Now, oddly, the answer seems to be yes because they function the same way and there’s no reason why we couldn’t exist with such a substitution to our cellular chemistry. It’s too late now of course because a life form using an XNA wouldn’t be able to replicate with a DNA utilizing organism. In fact, the researcher who identified these possible permutations of hereditary molecules wants to use them to safeguard us from synthetic life, making sure that it could still be hearty enough to survive competition from bacteria that have been around for billions of years while being unable to actually interfere with our current ecosystem. And as Ed points out, the divergence doesn’t stop there as some scientists are adding even more bases to hereditary molecules to try and coax synthetic life forms into producing very unusual amino acids that would be of use to us. Now, this is all obviously pretty cool because this is quite literally tinkering with the foundations of life, both as we know it, and as we think we might know it, but what can it say about the future and the implications of this work? A very straightforward application could be in astrobiology and the probes sent to other worlds could be instructed to detect a wide array of sugars used in XNAs in soil samples, hopefully indicating some alien biota.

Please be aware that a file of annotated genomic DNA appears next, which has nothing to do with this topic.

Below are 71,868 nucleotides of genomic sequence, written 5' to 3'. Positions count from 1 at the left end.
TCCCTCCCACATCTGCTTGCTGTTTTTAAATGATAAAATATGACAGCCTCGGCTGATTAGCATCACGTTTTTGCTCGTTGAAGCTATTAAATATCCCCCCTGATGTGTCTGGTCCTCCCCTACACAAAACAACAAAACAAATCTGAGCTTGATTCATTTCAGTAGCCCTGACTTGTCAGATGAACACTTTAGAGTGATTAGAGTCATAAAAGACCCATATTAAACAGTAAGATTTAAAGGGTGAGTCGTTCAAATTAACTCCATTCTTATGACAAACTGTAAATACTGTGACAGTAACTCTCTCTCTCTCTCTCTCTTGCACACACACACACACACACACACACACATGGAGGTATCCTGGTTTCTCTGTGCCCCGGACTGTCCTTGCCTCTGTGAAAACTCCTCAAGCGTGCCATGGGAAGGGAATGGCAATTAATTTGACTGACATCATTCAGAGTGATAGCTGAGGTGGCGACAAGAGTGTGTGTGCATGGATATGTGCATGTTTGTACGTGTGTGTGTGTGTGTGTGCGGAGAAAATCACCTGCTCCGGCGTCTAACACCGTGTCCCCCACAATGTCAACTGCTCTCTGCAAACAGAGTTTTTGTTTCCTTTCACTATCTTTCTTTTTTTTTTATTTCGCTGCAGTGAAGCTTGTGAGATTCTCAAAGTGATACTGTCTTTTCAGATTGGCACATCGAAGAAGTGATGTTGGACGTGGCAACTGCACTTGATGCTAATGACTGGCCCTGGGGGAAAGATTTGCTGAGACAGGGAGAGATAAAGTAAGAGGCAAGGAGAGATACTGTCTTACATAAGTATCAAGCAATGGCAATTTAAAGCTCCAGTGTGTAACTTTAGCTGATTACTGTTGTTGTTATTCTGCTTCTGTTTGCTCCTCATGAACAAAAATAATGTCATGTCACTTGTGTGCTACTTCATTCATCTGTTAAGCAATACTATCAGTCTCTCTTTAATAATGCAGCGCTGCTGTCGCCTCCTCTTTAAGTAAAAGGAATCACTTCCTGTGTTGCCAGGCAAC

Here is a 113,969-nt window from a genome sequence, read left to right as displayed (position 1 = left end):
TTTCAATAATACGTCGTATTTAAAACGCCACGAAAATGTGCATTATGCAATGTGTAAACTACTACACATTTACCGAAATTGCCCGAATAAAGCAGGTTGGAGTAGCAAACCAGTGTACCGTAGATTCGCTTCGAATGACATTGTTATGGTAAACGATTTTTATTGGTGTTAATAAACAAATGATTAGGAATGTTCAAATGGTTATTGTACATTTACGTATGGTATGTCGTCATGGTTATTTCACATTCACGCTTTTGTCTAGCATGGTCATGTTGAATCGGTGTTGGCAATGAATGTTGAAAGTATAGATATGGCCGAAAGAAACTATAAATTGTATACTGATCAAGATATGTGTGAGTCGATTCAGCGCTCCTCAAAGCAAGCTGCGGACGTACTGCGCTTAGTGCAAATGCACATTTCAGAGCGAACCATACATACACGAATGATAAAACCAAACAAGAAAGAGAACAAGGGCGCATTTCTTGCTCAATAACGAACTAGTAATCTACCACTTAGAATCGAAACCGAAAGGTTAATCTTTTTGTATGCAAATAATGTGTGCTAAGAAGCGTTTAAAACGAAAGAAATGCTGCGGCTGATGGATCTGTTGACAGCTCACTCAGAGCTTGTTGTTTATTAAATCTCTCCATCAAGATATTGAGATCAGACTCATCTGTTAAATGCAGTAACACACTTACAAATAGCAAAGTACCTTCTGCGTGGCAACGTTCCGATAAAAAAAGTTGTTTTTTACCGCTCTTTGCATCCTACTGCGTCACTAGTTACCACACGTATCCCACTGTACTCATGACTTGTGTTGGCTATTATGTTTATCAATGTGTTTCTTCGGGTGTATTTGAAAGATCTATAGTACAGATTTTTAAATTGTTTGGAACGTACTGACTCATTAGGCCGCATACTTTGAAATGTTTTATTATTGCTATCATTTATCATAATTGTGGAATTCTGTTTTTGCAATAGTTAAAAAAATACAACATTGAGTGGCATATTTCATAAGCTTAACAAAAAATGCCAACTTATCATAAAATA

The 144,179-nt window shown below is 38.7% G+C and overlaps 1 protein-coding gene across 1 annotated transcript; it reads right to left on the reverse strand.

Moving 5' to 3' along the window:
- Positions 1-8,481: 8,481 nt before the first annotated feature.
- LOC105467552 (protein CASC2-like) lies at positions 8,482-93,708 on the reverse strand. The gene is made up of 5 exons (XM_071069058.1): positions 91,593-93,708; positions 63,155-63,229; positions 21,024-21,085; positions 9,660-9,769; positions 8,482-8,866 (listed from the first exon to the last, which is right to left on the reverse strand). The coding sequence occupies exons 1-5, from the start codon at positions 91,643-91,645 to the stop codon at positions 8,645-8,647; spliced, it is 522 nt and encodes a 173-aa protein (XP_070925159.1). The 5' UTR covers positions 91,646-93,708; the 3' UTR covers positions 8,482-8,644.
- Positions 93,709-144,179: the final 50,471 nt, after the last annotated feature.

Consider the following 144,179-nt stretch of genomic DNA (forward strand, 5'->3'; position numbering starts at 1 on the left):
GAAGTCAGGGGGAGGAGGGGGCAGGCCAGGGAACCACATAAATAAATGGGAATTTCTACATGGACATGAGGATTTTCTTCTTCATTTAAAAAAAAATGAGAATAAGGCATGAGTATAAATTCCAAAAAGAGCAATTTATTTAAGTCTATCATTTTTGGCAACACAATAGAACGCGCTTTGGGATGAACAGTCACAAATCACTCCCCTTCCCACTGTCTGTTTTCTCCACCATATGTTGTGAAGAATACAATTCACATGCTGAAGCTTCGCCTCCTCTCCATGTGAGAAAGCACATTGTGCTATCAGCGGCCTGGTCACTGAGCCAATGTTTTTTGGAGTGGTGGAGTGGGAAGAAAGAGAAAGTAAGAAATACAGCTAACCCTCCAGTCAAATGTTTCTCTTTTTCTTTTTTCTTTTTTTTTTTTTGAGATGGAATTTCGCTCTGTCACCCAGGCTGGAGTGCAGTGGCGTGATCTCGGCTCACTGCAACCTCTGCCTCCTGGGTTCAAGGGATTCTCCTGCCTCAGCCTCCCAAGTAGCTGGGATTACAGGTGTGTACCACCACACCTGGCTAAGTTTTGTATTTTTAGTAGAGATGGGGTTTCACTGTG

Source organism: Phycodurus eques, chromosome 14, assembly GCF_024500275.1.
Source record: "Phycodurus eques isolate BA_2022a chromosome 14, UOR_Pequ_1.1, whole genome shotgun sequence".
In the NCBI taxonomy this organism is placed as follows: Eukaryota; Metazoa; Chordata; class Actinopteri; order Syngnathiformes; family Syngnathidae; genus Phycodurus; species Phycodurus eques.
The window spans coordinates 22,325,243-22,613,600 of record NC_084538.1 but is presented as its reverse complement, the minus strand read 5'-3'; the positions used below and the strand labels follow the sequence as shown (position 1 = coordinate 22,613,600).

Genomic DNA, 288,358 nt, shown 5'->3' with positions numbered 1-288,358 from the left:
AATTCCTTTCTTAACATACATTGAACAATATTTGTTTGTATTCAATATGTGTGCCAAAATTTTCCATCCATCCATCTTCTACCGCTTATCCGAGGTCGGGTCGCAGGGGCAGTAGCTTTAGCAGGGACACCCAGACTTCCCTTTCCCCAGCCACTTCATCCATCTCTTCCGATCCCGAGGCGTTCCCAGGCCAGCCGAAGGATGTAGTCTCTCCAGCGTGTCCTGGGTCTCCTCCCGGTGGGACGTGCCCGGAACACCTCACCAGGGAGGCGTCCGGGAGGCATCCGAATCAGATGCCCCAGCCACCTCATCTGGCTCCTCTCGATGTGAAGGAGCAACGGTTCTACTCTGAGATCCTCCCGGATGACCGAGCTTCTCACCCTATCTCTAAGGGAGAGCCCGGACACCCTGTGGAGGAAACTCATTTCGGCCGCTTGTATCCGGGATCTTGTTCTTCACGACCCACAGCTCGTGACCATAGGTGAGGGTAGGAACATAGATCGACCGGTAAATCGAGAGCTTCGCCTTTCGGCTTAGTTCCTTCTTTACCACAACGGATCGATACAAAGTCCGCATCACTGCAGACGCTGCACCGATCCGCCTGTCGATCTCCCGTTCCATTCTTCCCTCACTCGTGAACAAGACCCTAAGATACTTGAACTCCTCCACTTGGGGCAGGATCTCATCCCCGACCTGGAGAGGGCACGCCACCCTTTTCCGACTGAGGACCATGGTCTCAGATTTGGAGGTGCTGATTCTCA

But there’s a potential for a different application. Today, we can engineer fairly harmless viruses which deliver small bits of interfering RNA to shut down gene expression in certain disorders, halting their progression to make them easier to treat. One of the ultimate possibilities of this siRNA technology is to keep cancer tumors in stasis, though considering the recent findings that each tumor may house more than ten different strains of harmful genetic anomalies, we need to figure out how to effectively customize them to attack all those different harmful genes first. It’s a tall order to be sure, but the important thing is that we have a plan and there’s a lot of research into this type of genetic engineering underway. Ultimately, this could even open to door to modifying our own gene signaling to drastically improve our quality of life with age, and perhaps even increase life span by manipulating the biology complicit in making us weaker and more prone to death. Nature doesn’t have the expiration date for an organism stamped into its genome which makes it much harder to delay death, but we know that after a while, the repair of wear and tear slows and damage continues to build up until we get weak enough to be taken out by something that might not have killed us if we were younger or a vital organ starts to fail after accumulating too much damage to continue working as it is. A thorough understanding of how genes and gene expression work can help us find ways to repair or even reverse all that damage…